Midwife with newborn

Midwife with newborn baby. Source: Staatsarchiv Uri / Fotoarchiv Aschwanden




From home birth to hospital birth: historian examines the midwifery profession

From home birth to hospital birth: historian examines the midwifery profession

Basel historian Sophie Fäs is a member of the Graduate School of the Uri Institute Cultures of the Alps and her dissertation project examines the change from home birth to hospital birth using the cantons of Uri, Baselstadt and Baselland as examples. She is focusing in particular on the relationship between midwives and women giving birth.

The transition from home birth to hospital birth took place much earlier in the two cantons of Basel than in Uri. Obstetrics was established in the Basel hospitals as a completely independent department, separate from surgery, as early as the 1870s. In the decades that followed, there was a significant increase in hospital births. According to the historian, this paradigm shift only became apparent in the canton of Uri in the 1960s. There are many reasons for this. On the one hand, home births long had an important cultural significance in Uri, often associated with tradition and customs. On the other hand, the developed infrastructure of a large city made it much easier to get to hospital.

The social position of midwives
Midwives were one of the few professions in the early modern period that were practiced by women. They received respect and recognition for this. In many parts of Switzerland, it was common for midwives to be elected to their profession. The right to vote was reserved for married and widowed women and was only occasionally transferred to the local council in the course of the 19th century. Midwives enjoyed a special position in the canton of Uri, as they were often the only medically trained people in the valley apart from the doctors.

In the 18th century, midwives trained their daughters or female relatives themselves. The novices accompanied the midwives in their work and took over the profession after their death. In the 19th century, midwifery was institutionalized through the establishment of appropriate training centres. After the midwives' association was founded in 1894, it actively campaigned for the training courses for midwives to be extended in order to enhance the reputation of their profession.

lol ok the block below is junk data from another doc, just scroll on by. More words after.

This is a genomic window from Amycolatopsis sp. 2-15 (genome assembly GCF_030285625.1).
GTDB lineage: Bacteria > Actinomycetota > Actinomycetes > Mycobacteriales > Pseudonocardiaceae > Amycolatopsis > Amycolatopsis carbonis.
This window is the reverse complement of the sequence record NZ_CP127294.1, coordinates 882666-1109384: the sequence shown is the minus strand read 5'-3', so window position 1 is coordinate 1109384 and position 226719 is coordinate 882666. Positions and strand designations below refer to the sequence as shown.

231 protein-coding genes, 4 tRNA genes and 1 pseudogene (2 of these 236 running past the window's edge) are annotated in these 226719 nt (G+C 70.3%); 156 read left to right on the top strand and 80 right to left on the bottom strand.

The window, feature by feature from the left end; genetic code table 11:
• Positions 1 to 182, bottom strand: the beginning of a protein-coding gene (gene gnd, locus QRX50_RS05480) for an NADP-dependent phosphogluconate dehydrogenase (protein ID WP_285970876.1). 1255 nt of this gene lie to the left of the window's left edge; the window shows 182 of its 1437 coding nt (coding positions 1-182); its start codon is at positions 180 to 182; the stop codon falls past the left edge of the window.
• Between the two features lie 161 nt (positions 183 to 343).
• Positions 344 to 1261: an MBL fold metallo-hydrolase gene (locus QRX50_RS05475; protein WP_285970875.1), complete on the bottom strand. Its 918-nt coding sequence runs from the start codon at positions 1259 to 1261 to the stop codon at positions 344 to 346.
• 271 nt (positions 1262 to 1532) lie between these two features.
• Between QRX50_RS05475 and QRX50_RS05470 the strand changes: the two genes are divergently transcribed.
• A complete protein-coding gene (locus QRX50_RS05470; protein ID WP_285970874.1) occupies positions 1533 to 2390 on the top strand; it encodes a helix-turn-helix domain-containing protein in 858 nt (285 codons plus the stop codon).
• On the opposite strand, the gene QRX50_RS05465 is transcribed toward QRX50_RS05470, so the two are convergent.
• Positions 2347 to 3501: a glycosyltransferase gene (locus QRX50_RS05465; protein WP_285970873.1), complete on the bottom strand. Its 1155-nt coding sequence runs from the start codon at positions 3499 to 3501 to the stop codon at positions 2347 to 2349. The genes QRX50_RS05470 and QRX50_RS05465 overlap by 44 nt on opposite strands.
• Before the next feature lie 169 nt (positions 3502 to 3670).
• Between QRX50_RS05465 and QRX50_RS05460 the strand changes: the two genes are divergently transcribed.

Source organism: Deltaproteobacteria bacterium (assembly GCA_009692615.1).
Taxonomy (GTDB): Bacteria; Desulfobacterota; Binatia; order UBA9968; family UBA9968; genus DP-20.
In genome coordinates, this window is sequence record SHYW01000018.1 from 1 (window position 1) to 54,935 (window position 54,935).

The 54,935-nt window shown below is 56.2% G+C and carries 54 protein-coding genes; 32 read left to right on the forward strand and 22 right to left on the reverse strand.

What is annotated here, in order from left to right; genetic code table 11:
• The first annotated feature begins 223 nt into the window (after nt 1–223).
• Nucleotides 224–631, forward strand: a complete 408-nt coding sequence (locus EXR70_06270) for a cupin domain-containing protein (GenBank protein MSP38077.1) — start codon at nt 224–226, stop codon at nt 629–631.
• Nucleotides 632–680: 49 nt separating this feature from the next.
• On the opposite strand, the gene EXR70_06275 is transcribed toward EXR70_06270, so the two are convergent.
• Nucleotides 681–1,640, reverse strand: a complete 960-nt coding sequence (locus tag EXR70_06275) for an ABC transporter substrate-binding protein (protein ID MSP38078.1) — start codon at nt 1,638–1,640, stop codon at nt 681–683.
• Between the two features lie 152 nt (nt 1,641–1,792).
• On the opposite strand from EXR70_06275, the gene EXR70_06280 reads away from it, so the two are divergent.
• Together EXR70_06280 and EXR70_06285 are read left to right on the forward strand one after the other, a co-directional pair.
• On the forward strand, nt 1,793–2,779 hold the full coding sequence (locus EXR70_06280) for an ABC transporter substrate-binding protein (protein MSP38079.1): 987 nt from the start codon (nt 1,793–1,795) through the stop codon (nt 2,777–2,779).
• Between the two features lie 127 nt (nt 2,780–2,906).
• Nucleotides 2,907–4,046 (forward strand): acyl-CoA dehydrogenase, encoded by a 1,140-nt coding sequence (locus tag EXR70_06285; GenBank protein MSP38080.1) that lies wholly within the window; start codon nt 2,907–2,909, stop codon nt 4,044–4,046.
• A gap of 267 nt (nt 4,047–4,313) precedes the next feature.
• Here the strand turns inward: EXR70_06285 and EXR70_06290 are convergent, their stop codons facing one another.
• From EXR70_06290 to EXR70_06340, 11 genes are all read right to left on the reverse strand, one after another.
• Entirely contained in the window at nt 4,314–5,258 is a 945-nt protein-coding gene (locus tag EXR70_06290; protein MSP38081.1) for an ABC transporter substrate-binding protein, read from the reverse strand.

The midwife and the woman giving birth
Women always had certain expectations of midwives. Even in the most remote valleys and villages, it was assumed that the midwife would arrive on time. While in Uri there was often only one midwife per village and there was therefore a dependency, the choice in the two cantons of Basel was much greater. However, with the introduction of the Midwives Act in 1908, women in the canton of Baselland were obliged to consult the midwife employed and subsidized by the village. This example is a good illustration of a change in the relationship between midwives and women giving birth.
The expectant mothers were annoyed by this law, as it took away their freedom of choice to consult a midwife of their preference if they did not trust the local one. Some women filed petitions against unpopular midwives. However, the strategy soon emerged of threatening a hospital birth if their wish for a local midwife was not granted. Hospital birth was thus a means to an end for the pregnant women to defend themselves against this law.

Call for old midwives' diaries
In order to record the personal views of midwives, the historian is dependent on old diaries or other personal documents relating to midwives. If you have an old midwife diary in your home, we would be delighted to receive a short message at mail@kulturen-der-alpen.ch.

Published on 12. March 2024